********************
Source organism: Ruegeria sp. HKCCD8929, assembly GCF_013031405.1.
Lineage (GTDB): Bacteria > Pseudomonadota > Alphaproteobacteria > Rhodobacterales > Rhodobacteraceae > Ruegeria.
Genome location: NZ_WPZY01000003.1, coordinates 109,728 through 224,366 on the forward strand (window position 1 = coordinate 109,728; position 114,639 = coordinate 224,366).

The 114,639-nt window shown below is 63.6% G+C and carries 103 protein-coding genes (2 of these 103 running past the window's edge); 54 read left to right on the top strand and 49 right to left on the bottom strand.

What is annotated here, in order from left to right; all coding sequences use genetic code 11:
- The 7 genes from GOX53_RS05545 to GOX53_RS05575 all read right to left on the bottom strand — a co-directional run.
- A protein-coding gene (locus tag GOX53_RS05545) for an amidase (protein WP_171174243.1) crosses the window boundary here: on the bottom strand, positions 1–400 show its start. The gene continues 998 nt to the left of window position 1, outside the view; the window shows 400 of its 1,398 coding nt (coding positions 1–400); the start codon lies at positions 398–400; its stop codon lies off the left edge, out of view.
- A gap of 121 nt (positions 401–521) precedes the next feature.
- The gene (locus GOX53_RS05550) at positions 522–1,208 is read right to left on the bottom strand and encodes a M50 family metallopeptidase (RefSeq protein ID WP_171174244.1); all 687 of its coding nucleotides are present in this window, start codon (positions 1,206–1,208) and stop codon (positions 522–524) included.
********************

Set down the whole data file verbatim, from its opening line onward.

Source organism: Ruegeria sp. HKCCD8929, assembly GCF_013031405.1.
Lineage (GTDB): Bacteria > Pseudomonadota > Alphaproteobacteria > Rhodobacterales > Rhodobacteraceae > Ruegeria.
Genome location: NZ_WPZY01000003.1, coordinates 109,728 through 224,366 on the forward strand (window position 1 = coordinate 109,728; position 114,639 = coordinate 224,366).

The 114,639-nt window shown below is 63.6% G+C and carries 103 protein-coding genes (2 of these 103 running past the window's edge); 54 read left to right on the top strand and 49 right to left on the bottom strand.

What is annotated here, in order from left to right; all coding sequences use genetic code 11:
- The 7 genes from GOX53_RS05545 to GOX53_RS05575 all read right to left on the bottom strand — a co-directional run.
- A protein-coding gene (locus tag GOX53_RS05545) for an amidase (protein WP_171174243.1) crosses the window boundary here: on the bottom strand, positions 1–400 show its start. The gene continues 998 nt to the left of window position 1, outside the view; the window shows 400 of its 1,398 coding nt (coding positions 1–400); the start codon lies at positions 398–400; its stop codon lies off the left edge, out of view.
- A gap of 121 nt (positions 401–521) precedes the next feature.
- The gene (locus GOX53_RS05550) at positions 522–1,208 is read right to left on the bottom strand and encodes a M50 family metallopeptidase (RefSeq protein ID WP_171174244.1); all 687 of its coding nucleotides are present in this window, start codon (positions 1,206–1,208) and stop codon (positions 522–524) included.